One more bit of GSN news. Cash Cab did fine in prime time on Saturday April 15. About as well as Harvey Feud in the same 10:00 PM time slot the night before. Ben got 340K viewers and a 0.07 18-49 rating. The cab rolls on.

Monday, April 17, 2017

Football prediction

The Boston media - and the sports media in general - are having fun with a contestant's prediction on Wheel of Fortune.

The real solution to the pictured puzzle is "Patriots win their fifth Super Bowl." But the contestant said "sixth" instead. Which had people (including Pat Sajak) wondering if  he knew something about the future of the big game.

I don't follow football, so I wouldn't have had the foggiest on how many Super Bowls that team in Boston has won. I can see that the "s" had already been picked, so I might have landed on "fifth" by process of elimination.

Off topic, but while I'm on the Boston sports media, I'm very, very tired of their glorification of hometown "hero" and steroid user David Ortiz. If he gets into the Hall of Fame - as the Boston scribes ardently wish - Bonds and Clemens better get in there, too. Of course, after Ivan Rodriguez's induction this year, there's no longer any justification for the anti-steroids hysteria at the HOF.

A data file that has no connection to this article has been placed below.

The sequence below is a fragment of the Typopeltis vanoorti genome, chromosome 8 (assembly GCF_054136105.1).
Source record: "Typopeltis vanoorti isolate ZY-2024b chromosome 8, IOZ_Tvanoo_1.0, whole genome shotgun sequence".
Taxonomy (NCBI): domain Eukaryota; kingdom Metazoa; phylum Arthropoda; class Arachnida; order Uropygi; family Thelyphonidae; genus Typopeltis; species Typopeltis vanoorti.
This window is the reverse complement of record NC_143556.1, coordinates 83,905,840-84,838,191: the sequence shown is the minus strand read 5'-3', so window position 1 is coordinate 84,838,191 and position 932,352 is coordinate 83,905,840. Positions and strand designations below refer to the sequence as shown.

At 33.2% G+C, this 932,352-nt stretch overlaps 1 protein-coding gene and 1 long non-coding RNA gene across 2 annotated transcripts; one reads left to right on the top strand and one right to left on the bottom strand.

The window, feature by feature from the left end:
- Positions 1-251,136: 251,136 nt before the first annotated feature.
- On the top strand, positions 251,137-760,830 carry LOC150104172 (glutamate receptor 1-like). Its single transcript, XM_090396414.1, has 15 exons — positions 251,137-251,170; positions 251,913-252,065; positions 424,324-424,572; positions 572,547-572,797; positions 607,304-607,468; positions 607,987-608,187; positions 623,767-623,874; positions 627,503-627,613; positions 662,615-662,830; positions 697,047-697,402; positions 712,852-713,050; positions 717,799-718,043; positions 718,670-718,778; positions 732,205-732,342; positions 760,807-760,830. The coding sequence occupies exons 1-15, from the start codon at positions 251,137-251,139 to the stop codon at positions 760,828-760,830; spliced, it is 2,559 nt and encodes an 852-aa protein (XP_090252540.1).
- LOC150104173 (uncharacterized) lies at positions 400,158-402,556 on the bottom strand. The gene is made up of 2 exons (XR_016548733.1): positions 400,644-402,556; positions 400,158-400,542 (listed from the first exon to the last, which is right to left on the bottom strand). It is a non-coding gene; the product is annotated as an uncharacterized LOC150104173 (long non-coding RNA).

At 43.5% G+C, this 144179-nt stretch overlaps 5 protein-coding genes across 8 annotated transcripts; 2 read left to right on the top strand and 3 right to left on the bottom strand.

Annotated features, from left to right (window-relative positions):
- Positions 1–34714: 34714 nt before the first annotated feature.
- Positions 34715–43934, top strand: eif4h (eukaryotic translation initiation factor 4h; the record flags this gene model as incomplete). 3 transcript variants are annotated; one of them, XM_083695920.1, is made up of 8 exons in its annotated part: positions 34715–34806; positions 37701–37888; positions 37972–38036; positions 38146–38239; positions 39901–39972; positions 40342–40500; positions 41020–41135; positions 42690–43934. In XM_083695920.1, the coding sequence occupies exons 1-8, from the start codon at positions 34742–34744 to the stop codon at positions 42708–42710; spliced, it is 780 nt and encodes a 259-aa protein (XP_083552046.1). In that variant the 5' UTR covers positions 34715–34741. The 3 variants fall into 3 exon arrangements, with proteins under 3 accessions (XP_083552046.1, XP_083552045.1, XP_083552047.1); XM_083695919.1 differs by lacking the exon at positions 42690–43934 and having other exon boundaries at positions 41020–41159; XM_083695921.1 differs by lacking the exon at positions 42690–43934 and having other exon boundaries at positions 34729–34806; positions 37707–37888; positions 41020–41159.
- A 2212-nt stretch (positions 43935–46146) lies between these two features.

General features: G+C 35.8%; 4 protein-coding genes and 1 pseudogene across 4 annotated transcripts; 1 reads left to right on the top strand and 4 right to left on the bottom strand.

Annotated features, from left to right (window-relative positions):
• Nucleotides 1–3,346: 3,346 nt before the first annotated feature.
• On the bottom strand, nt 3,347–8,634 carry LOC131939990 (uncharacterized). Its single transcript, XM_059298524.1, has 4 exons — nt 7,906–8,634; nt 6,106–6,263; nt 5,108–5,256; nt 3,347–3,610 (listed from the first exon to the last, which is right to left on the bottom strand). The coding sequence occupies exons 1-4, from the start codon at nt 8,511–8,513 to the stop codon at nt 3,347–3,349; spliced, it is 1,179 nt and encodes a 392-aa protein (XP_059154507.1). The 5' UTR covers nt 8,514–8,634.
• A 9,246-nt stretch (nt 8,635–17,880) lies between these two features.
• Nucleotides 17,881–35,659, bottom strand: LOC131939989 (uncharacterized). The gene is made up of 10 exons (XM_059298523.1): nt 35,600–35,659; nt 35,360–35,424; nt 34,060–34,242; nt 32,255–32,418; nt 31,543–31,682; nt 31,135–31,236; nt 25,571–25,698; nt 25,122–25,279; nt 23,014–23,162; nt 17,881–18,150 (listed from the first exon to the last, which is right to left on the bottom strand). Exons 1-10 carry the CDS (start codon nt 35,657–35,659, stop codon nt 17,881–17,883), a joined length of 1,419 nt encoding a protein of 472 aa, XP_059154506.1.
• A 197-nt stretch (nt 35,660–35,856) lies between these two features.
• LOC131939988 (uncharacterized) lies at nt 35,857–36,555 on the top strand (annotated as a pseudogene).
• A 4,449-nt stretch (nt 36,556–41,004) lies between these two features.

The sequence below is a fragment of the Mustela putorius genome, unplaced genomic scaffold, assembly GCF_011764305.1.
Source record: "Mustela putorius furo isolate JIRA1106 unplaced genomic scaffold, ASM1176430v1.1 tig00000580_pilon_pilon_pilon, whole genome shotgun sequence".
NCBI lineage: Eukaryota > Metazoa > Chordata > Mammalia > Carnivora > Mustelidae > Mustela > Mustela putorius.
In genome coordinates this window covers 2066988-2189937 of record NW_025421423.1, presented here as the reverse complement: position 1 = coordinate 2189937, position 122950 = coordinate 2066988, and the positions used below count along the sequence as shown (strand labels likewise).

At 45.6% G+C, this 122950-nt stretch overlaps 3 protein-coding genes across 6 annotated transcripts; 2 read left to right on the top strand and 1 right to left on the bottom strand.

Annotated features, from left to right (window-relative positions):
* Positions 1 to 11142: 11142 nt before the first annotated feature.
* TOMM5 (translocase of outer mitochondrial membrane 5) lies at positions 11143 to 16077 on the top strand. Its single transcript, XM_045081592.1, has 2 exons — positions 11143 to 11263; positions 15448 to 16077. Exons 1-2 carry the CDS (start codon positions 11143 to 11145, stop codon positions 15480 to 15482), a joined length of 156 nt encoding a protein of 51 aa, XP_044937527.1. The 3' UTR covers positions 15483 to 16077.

Back to game shows: when I first glanced at the puzzle in the screenshot, I had a fleeting thought that the initial word was "idiots." Maybe I've got Idiotest on the brain.

Sunday, April 16, 2017

Once more with Carmen

A faux tweet linked to one of the gazillion stories about Gina Rodriguez voicing the storied title character in Netflix's new animated version of Carmen Sandiego.

Too bad, but this looks like Nick's reboot of Legends of the Hidden Temple. A game show will come back as something other than a game show. Netflix's show seems like just another cartoon, with some Geography 101 tossed in to impress the children's TV groups.

Rueful confession: I was never a big fan of the old PBS game show, anyway. Lynne Thigpen was afflicted with Overacting Syndrome, and the educational TV load loomed way too heavy for my frivolous taste. Even the legendarily catchy theme song left me less than spellbound.

But it was still a game show, and it's mildly irritating to see a non-game version instead of a genuine revival. But maybe we've got enough classic game show rewinds for now.